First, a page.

Now to be quite clear, there don’t seem to be any allegations of anything amiss at Girona in terms of their spending.  No accusations are made.

But that leaves us with something of a coincidence.  A coincidence which says that this team that two years ago was sixth in division 2 is now top of division one.


Season Lge Pos P W D L F A Pts
2021–22 2 6th 42 20 11 11 47 36 71
2022–23 1 10th 38 13 10 15 58 55 49
2023-24 1 1st 13 11 1 1 31 15 50


Of course this is not impossible .  In 1976/7 Nottingham Forest came third in the second division, and the following season won the First Division and the League Cup.  The following season they won the European Cup.

But that was in the 1970s.  And yes some teams had a lot more money than others, because they had bigger grounds that were always full (which was virtually the only source of income besides selling your best players, in those days), and a tradition of winning.

And yes Liverpool started their great run in 1972/3 being in the top two for eight consecutive years.  But they didn’t quite come out of nowhere: they had after all won the league twice in the 1960s as well.

So Girona is different.  No top flight tradition, tiny ground… and just one thing that links them with success: the Guardiola family now seemingly inexorably linked to the City Football Group.  And here again we have a middle ranking club (one might even say a little club) suddenly shooting up to the top.  Just like Manchester City who had not won the league in 43 years winning it five times in the last six.

Of course I don’t know if there is anything odd going on anywhere either with Manchester City or Girona – I can only follow the stories and wonder at sudden changes in fortune.  And perhaps it is just a coincidence that the Guardiola family are involved in each club.  Maybe the two men are utter geniuses.  Maybe it has nothing to do with money.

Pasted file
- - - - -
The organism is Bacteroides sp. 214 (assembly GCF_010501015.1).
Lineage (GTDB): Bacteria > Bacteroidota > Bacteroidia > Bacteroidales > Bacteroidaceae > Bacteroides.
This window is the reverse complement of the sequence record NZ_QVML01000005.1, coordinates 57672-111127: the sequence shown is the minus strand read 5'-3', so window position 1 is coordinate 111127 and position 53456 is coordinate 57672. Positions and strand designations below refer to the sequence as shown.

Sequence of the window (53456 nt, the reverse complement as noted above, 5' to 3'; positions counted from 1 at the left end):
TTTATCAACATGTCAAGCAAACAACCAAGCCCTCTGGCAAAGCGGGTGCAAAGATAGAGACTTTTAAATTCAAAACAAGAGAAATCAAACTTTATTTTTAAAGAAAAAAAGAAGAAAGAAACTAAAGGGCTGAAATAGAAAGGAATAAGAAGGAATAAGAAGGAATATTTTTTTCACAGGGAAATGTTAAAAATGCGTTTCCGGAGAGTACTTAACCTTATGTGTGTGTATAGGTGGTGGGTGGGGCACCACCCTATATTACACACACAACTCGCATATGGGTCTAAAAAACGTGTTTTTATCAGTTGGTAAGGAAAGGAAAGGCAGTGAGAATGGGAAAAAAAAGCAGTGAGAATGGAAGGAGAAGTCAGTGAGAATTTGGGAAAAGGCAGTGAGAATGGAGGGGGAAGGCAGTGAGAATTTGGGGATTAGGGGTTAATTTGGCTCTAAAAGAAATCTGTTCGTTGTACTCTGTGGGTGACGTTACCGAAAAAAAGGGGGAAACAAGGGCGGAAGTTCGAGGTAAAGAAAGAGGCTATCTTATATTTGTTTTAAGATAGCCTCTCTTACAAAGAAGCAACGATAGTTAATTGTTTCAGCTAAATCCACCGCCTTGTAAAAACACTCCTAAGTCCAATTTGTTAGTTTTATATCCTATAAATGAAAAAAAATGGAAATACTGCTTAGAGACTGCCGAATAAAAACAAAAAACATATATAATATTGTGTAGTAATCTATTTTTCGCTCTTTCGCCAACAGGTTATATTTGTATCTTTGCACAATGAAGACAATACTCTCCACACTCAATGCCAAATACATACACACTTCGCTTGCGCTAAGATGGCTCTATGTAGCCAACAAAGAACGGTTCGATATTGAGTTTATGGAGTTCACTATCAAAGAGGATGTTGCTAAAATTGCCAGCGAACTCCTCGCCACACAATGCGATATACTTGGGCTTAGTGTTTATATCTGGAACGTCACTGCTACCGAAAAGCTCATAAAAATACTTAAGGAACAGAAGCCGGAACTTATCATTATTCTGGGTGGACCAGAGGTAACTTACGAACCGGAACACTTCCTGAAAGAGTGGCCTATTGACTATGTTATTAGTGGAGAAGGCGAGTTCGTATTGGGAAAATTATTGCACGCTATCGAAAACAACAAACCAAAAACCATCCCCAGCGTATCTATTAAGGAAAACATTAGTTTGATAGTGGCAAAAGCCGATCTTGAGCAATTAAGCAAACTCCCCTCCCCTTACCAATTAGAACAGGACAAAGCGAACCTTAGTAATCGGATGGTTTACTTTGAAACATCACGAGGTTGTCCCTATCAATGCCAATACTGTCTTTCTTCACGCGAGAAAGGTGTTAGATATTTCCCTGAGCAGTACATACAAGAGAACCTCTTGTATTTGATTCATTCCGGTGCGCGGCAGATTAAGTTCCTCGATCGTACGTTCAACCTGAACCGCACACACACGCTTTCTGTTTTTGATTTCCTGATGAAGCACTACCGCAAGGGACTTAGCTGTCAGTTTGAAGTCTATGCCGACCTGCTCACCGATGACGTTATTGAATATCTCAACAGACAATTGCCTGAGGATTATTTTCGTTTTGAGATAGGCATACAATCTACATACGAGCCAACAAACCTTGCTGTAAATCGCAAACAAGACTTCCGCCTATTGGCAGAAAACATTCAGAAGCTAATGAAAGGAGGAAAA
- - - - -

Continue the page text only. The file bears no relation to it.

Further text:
But I would imagine Barclona and Real Madrid, who are both in enormous financial difficulties and who need regular title wins, are getting a bit agitated about the new kids on the block.

4 Replies to “Girona and Manchester City: two clubs, two brothers and…. something strange in Spain”

  1. Nothing terribly unusual with their squad value accotding to transfermarket. 25 players, good mix of older and youngee players worth about £168m. As you say though an interesting anomaly that may well bear further inspection.

  2. Fair enough , I get the impression that no one can say anything outright . So suffice to say I will be keeping a weather eye on Girona,I’ll put it no stronger than that
    Strange coincidence.

  3. The two teams can’t compete in d same competition with d same owner. That might be a standing block for Girona’s football ascendance.

  4. Toni although I can’t immediately give you exact details (sorry in the middle of something else right now) I am sure I have read that this owenership rule either has been or is about to be changed, I think because it is so easy for a mega-owner to set up a separate company with his nominee in charge for each different club, and have solicitors devise a whole range of devious ways to get around the issue.